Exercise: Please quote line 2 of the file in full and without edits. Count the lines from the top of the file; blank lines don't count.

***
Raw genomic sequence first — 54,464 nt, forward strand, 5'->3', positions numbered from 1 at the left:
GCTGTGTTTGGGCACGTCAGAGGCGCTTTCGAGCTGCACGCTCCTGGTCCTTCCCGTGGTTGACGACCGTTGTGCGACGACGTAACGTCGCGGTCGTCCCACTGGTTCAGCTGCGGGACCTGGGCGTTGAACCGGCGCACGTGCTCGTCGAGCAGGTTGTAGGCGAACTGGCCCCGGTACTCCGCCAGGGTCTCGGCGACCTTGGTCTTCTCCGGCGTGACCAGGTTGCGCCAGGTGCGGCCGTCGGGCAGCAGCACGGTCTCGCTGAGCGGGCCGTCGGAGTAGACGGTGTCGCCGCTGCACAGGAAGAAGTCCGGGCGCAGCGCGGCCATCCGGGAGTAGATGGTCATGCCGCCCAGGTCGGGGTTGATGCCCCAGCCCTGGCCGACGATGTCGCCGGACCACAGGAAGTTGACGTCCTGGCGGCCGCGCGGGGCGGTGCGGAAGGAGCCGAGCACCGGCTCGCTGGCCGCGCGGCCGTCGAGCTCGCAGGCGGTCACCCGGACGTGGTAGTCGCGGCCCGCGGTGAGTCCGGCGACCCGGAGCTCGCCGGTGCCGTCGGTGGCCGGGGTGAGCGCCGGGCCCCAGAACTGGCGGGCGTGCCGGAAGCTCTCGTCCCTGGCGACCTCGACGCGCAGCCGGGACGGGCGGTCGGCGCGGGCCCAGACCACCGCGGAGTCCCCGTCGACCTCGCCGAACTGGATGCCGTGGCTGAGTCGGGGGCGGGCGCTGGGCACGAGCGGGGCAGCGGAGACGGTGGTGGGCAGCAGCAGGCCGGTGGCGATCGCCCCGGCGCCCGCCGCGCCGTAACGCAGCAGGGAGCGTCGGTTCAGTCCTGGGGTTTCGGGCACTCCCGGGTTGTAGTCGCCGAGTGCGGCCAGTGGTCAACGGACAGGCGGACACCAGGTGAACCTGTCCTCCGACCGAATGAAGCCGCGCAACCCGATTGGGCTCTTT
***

GCTGTGTTTGGGCACGTCAGAGGCGCTTTCGAGCTGCACGCTCCTGGTCCTTCCCGTGGTTGACGACCGTTGTGCGACGACGTAACGTCGCGGTCGTCCCACTGGTTCAGCTGCGGGACCTGGGCGTTGAACCGGCGCACGTGCTCGTCGAGCAGGTTGTAGGCGAACTGGCCCCGGTACTCCGCCAGGGTCTCGGCGACCTTGGTCTTCTCCGGCGTGACCAGGTTGCGCCAGGTGCGGCCGTCGGGCAGCAGCACGGTCTCGCTGAGCGGGCCGTCGGAGTAGACGGTGTCGCCGCTGCACAGGAAGAAGTCCGGGCGCAGCGCGGCCATCCGGGAGTAGATGGTCATGCCGCCCAGGTCGGGGTTGATGCCCCAGCCCTGGCCGACGATGTCGCCGGACCACAGGAAGTTGACGTCCTGGCGGCCGCGCGGGGCGGTGCGGAAGGAGCCGAGCACCGGCTCGCTGGCCGCGCGGCCGTCGAGCTCGCAGGCGGTCACCCGGACGTGGTAGTCGCGGCCCGCGGTGAGTCCGGCGACCCGGAGCTCGCCGGTGCCGTCGGTGGCCGGGGTGAGCGCCGGGCCCCAGAACTGGCGGGCGTGCCGGAAGCTCTCGTCCCTGGCGACCTCGACGCGCAGCCGGGACGGGCGGTCGGCGCGGGCCCAGACCACCGCGGAGTCCCCGTCGACCTCGCCGAACTGGATGCCGTGGCTGAGTCGGGGGCGGGCGCTGGGCACGAGCGGGGCAGCGGAGACGGTGGTGGGCAGCAGCAGGCCGGTGGCGATCGCCCCGGCGCCCGCCGCGCCGTAACGCAGCAGGGAGCGTCGGTTCAGTCCTGGGGTTTCGGGCACTCCCGGGTTGTAGTCGCCGAGTGCGGCCAGTGGTCAACGGACAGGCGGACACCAGGTGAACCTGTCCTCCGACCGAATGAAGCCGCGCAACCCGATTGGGCTCTTT